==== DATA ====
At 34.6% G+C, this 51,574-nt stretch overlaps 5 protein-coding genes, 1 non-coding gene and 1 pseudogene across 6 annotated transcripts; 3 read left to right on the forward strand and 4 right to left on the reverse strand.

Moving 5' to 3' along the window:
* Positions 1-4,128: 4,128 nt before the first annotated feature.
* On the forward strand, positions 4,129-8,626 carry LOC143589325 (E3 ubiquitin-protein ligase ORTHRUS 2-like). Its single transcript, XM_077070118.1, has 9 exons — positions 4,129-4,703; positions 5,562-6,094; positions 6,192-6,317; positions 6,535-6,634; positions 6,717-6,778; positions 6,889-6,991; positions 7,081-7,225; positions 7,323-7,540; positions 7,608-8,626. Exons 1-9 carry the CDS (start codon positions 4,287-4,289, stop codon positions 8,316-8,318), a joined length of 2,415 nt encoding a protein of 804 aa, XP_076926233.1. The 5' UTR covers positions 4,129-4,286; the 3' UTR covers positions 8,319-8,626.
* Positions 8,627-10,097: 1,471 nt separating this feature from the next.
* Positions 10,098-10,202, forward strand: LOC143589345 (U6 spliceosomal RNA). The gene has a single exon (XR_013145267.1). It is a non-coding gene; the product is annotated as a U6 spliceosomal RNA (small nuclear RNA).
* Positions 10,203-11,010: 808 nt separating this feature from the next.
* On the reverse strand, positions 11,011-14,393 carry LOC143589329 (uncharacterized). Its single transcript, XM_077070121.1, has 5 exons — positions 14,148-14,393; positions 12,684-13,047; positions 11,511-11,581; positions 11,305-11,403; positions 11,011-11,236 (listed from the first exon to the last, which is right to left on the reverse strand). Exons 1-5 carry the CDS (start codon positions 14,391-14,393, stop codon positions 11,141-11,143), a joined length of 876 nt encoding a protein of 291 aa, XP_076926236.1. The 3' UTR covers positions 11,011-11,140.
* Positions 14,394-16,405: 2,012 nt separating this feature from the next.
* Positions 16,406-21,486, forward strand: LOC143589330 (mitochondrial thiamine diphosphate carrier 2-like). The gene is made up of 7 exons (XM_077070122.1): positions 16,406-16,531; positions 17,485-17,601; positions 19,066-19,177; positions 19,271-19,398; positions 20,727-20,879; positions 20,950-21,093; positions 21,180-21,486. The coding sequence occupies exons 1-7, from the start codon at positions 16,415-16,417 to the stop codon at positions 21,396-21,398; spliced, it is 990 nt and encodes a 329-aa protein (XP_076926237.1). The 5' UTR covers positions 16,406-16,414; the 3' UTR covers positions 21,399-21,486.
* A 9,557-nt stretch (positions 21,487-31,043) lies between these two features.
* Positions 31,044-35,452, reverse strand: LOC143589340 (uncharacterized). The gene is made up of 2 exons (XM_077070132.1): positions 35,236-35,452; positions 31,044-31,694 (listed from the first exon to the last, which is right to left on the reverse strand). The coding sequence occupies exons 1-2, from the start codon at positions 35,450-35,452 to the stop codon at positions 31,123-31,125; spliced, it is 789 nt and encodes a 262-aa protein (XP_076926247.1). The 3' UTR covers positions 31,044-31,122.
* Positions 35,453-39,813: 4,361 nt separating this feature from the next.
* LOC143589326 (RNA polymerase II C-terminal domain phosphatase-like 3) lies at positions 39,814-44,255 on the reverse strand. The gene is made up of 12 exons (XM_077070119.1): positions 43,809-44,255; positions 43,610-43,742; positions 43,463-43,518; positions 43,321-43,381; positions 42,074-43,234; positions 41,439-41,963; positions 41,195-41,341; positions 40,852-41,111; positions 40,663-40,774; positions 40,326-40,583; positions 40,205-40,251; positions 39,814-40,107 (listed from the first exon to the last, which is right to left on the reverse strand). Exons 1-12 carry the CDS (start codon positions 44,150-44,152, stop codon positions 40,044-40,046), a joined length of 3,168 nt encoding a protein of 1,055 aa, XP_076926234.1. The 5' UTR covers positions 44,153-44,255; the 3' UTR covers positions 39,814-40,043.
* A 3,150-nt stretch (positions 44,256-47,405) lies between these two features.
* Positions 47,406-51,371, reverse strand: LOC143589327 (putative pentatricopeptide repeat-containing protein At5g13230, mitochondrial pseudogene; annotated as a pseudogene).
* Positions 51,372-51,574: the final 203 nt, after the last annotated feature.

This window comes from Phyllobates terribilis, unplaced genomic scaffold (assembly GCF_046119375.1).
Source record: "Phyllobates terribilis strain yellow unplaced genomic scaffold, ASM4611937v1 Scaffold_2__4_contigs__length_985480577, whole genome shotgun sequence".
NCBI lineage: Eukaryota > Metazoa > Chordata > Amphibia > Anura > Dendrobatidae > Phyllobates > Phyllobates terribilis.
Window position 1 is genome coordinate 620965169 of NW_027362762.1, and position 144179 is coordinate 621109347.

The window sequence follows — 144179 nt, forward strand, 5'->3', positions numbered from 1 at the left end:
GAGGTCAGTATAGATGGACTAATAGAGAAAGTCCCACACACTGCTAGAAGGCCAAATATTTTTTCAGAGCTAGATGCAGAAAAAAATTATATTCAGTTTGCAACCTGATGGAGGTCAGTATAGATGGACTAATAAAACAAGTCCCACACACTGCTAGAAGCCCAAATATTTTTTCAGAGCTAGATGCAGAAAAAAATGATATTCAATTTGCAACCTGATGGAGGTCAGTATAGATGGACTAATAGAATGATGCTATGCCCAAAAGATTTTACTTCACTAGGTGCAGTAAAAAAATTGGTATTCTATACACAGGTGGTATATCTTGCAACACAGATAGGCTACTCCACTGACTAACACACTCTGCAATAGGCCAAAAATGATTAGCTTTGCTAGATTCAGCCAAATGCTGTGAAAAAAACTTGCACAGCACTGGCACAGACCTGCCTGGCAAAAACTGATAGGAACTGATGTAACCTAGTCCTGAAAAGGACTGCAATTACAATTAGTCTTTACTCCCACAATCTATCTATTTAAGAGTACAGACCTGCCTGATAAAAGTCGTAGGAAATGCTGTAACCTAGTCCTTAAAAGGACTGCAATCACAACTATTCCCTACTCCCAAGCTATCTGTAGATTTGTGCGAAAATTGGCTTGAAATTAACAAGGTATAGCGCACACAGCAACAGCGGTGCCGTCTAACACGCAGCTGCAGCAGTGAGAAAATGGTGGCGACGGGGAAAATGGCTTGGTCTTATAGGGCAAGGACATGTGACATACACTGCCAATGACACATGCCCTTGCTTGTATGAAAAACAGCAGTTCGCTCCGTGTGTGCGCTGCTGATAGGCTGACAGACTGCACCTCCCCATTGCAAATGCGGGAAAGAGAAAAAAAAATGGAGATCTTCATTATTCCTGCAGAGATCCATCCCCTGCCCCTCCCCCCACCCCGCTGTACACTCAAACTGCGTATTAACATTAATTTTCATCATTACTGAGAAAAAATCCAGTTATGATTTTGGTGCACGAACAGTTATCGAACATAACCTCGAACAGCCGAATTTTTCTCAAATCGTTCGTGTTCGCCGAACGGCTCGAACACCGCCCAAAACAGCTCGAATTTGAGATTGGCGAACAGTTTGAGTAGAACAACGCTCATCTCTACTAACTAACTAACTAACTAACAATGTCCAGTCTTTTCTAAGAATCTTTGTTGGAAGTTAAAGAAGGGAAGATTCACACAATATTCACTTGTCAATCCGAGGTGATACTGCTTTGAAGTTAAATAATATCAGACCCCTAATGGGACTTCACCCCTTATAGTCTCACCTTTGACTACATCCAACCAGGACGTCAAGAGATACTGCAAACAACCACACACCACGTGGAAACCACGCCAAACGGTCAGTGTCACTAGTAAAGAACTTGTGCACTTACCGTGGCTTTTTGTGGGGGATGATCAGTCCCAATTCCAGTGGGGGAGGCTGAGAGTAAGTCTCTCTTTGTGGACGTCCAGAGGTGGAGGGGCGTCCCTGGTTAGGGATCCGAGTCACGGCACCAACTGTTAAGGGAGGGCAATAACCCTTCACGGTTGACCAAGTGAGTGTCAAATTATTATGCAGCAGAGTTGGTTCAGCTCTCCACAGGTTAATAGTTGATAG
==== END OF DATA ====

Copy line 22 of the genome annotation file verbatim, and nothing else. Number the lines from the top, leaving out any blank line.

The window sequence follows — 144179 nt, forward strand, 5'->3', positions numbered from 1 at the left end: